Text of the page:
Attending the GamesCom event is quite unlike anything else on Earth 4 years ago

Attending the GamesCom event is quite unlike anything else on Earth

This is the Papal Visit of Gaming.

I love video games, but wouldn't say I was anywhere near the world's biggest gamer.


I'll argue that The Last Of Us should be considered a piece of modern art, but I'm also intimidated by online gamers who I know would kick my ass at PlayerUnknown BattleGrounds in milliseconds.

Arriving at the Koelnmesse arena in Cologne, Germany, as a GamesCom virgin, it didn't seem all that impressive. A bit like arriving at the RDS, it was an incredibly huge hall, filled with video games and next-gen tech, but what was the big deal? And then it dawned on me... this was hall one... of eleven.

Some of the biggest conventions in the world often get talked about more, but the numbers don't lie:

E3 in Los Angeles took place in June, and there were a little under 70,000 in attendance.


Comic-Con in San Diego happened in July, a little over 130,000.

Taking place from Tuesday 21 to Saturday 25 August, GamesCom had in excess of 350,000 gamers within its halls. Nearly five times Croke Park at maximum capacity.

The day I arrived, it was only open to the press and exhibitors. Even at that, a sense of getting into a fairground to ride the rollercoasters the day before the park opens to everyone else, the halls were far from empty.

To get hands-on access to any of the games in the halls, there were queues, with the longest lasting over 40 minutes. Some smarties had the foresight to bring along foldable chairs so they wouldn't be left standing for the majority of the day.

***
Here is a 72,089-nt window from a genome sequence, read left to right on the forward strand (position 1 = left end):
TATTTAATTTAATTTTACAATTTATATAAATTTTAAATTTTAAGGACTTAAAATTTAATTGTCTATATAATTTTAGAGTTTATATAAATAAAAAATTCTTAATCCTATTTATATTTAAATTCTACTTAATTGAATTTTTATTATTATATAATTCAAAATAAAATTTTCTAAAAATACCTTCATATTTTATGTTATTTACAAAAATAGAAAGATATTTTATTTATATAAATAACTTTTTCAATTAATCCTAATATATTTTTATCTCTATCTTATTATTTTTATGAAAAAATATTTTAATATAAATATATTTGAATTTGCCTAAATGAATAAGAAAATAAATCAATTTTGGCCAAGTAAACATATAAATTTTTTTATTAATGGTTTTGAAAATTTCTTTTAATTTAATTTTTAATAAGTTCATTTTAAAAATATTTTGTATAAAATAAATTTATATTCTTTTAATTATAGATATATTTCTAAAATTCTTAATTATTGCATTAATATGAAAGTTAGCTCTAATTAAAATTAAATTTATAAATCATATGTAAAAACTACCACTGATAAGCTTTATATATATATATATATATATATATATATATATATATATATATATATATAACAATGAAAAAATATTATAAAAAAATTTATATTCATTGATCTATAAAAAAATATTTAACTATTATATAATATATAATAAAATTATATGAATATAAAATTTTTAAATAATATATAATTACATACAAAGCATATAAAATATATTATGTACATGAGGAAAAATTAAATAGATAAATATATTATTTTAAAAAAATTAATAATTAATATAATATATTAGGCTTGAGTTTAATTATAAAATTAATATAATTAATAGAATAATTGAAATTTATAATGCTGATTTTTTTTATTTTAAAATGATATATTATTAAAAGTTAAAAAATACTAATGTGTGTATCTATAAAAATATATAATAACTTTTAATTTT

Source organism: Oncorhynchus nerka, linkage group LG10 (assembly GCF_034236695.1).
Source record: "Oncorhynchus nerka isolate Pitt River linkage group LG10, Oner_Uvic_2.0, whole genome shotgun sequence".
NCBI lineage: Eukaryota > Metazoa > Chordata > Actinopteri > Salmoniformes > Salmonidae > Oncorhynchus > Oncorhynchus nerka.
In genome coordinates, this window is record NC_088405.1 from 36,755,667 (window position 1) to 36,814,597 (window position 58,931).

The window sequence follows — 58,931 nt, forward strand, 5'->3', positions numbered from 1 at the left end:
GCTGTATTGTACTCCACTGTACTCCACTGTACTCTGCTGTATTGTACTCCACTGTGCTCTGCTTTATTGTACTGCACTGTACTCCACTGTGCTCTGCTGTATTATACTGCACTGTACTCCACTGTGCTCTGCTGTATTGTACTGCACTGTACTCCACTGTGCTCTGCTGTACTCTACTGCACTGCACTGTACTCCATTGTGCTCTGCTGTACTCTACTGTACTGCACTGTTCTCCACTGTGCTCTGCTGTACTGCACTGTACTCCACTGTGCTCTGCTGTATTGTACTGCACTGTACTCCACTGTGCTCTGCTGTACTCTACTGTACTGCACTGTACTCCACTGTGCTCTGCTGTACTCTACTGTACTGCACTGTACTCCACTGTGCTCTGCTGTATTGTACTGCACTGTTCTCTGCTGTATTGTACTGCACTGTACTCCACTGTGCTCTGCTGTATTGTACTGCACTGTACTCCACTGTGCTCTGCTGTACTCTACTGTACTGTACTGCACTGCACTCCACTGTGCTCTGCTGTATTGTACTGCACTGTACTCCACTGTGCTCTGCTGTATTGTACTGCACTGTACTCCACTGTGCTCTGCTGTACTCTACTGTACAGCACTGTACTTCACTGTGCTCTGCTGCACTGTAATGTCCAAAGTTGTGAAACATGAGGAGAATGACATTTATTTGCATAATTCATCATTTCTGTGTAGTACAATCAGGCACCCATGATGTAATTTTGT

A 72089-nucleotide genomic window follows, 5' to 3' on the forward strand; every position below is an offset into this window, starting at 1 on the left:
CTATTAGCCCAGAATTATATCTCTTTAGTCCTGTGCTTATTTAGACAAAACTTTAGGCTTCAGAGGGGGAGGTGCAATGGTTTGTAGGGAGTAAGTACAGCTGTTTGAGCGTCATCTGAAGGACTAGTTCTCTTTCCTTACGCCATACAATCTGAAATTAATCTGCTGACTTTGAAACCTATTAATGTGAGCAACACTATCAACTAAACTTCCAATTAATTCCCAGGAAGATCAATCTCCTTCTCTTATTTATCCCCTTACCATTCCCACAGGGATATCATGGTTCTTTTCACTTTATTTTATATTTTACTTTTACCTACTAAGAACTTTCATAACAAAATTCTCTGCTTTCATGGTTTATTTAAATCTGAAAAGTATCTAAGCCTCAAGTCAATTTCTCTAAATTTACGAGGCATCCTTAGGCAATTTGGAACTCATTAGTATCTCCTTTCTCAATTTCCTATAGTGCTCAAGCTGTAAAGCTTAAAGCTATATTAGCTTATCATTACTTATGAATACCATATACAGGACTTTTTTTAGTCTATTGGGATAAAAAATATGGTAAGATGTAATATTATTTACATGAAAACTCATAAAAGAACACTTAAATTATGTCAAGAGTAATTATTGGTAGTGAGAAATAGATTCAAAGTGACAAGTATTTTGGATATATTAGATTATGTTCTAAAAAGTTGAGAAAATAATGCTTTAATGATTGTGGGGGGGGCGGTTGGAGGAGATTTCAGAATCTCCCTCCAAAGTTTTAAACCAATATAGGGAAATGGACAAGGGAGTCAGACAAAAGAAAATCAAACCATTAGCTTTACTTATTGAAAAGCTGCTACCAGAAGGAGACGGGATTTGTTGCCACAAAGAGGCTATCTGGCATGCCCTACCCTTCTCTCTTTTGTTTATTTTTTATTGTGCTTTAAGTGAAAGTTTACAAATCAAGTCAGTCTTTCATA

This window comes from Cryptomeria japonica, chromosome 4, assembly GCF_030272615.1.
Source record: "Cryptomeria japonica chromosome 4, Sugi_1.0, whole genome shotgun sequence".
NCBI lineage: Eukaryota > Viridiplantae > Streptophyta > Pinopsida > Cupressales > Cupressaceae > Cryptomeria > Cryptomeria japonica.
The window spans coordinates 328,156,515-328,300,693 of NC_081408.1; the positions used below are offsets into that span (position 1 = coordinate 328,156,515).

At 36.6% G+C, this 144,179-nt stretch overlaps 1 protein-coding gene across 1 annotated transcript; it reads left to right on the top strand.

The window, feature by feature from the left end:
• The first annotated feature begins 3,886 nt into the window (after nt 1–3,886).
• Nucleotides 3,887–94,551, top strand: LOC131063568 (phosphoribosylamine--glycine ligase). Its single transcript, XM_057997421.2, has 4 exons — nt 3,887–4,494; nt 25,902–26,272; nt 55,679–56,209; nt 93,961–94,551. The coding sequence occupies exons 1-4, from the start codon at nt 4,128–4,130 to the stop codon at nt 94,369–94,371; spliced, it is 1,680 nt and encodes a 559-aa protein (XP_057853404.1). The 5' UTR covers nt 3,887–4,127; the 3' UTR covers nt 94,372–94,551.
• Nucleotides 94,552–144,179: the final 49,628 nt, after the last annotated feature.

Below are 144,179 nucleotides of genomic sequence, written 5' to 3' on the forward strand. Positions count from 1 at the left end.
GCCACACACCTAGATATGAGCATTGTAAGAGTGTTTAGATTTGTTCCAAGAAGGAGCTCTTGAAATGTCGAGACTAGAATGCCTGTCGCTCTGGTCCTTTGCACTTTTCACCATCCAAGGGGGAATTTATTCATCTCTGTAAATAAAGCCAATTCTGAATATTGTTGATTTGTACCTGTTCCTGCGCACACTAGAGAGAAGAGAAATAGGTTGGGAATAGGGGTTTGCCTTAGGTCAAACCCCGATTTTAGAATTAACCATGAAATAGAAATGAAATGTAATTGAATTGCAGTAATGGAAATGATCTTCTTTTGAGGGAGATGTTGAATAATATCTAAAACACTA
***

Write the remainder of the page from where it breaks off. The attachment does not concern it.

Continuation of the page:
For the press day, I was continuously warned: "Just wait until you see it tomorrow".

It was a constantly hummed hymn of foreboding, and once those doors opened to the public, the human flood turned inconvenient queueing up into a full-time job:


Yep, those are queues in excess of six hours, just for players to get to play 10 to 20 minutes of a game a few months early. And sometimes not even that, as a lot of stands only showed footage of the game, not even playable versions.


If that alone doesn't truly hammer home the expanse, the devout passion, and the community love for gaming, then nothing else can.

Obviously, this huge market has gone beyond catching the attention of just games and tech, as this year saw Ford becoming the first motor company to launch a new car there, to tie in with the release of Forza Horizon 4.

Additionally, the Tom Clancy brand had two new games at the show - Rainbox Six Siege update Operation Grim Sky, and the blockbuster sequel to the record-breaking The Division - so there was also a fun lie detector building set up to promote the launch of Tom Clancy's Jack Ryan, which premieres on Amazon Prime in August.